# The Shady Secret That Founders Should Not Overlook When Raising Funds For Their Startup

While it’s always great to hear news about startups that managed to raise large sums of funds, seldom do we comprehend what it means for the startup itself and the industry at large. We fail to understand its impact primarily because we aren’t informed about the inner-workings of the deals that startup founders make with their venture capitalists. Due to this lack of transparency, it’s a common misconception that startups have to raise the largest sum of funds possible at any cost. Nothing could be farther from the truth.

Fareez Shah is a local advocate who runs his own law firm targeted towards startups, SMEs, SEs and business called Fareez Shah & Partners. As he often deals with startup founders, he realised that a significant number of them are taking way too much investment money without proper thought and rational.

It often seems that way because startup founders tend to favour the venture capitalist or the investor that’s willing to offer them the highest amount of cash or the ones that give the startup a really high valuation.

If you were a fan of the hit TV series Silicon Valley, you would’ve come across an episode called “Bad Money” where the founders of Pied Piper were pitching to numerous VCs so that they could get funded.

Obviously, the numbers swayed them and they wanted to go with the highest valuation, but after twists and turns, they decide to do the wise thing and go with a more reasonable valuation—a smart choice that Fareez wishes more and more startup founders would make. In an effort to help such founders out, he shared key tidbits based on his legal expertise in a blog post.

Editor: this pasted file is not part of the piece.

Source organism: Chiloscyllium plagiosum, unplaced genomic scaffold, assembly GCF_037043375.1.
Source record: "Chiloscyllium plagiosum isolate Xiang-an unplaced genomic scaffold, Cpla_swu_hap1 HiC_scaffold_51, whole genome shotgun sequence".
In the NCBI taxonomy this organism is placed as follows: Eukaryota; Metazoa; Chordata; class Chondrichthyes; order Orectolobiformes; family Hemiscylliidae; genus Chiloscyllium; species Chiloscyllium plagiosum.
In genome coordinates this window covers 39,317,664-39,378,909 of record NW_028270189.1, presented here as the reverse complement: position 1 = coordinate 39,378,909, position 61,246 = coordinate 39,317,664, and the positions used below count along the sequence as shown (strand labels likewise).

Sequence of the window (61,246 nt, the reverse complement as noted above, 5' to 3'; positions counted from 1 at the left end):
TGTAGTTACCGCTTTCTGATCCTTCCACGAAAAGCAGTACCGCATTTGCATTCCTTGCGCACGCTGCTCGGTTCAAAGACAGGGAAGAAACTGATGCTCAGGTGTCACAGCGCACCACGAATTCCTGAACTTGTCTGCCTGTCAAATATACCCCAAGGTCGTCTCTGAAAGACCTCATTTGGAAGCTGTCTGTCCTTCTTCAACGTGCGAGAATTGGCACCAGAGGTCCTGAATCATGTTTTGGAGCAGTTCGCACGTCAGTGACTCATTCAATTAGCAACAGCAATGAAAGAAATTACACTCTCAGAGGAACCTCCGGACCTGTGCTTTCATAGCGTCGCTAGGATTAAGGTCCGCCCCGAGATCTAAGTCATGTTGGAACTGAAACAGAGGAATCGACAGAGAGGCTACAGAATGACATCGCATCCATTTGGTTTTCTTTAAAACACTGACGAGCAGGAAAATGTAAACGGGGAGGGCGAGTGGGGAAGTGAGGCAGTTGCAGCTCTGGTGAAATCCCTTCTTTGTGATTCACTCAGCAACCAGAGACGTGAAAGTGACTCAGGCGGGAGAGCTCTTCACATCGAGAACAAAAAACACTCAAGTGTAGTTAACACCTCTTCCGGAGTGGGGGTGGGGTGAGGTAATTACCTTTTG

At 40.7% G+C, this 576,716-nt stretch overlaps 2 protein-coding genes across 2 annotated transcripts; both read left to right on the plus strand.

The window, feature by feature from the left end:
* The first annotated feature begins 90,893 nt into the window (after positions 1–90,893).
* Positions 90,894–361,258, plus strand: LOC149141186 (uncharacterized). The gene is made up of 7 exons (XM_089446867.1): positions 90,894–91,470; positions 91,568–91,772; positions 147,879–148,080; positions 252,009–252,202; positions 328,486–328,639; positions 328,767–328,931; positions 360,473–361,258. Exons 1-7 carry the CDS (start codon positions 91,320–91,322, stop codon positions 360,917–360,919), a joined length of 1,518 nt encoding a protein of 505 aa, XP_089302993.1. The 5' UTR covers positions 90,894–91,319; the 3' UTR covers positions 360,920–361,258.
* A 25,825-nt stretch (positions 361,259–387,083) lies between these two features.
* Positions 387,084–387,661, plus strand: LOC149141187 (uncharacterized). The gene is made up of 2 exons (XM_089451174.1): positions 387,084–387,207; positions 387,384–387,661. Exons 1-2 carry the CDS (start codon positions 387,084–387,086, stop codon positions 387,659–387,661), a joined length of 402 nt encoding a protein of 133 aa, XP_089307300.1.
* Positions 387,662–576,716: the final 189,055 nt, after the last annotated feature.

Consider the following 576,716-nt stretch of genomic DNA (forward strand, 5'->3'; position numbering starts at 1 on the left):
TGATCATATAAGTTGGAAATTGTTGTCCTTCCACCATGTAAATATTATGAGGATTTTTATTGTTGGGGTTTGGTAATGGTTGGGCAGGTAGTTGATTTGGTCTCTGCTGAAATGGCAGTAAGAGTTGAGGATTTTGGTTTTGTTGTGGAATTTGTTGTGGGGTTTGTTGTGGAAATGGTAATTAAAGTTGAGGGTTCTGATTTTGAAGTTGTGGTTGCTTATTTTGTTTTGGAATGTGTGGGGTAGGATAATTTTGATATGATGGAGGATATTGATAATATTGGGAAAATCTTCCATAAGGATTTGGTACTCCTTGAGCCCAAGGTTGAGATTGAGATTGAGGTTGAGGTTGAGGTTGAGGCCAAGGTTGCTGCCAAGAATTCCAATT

And here’s the most notable takeaway, “Dilution is all in the valuation”. He illustrates his point through a scenario whereby 3 founders collectively put up RM30k as paid up capital in their startup.

This information is better represented in the cap table below. Simply put, a capitalisation table (or cap table) provides an overview of the founders’ and investors’ percentage of ownership, equity dilution, and value of equity in each round of investment. You can give this document a quick read if you’d like to know more about the mechanics of cap tables.

As presented in this cap table, each founder gets 10,000 units of share (30,000 / 3 = 10,000) with 33.33% of ownership, respectively (100% / 3 = 33.33%).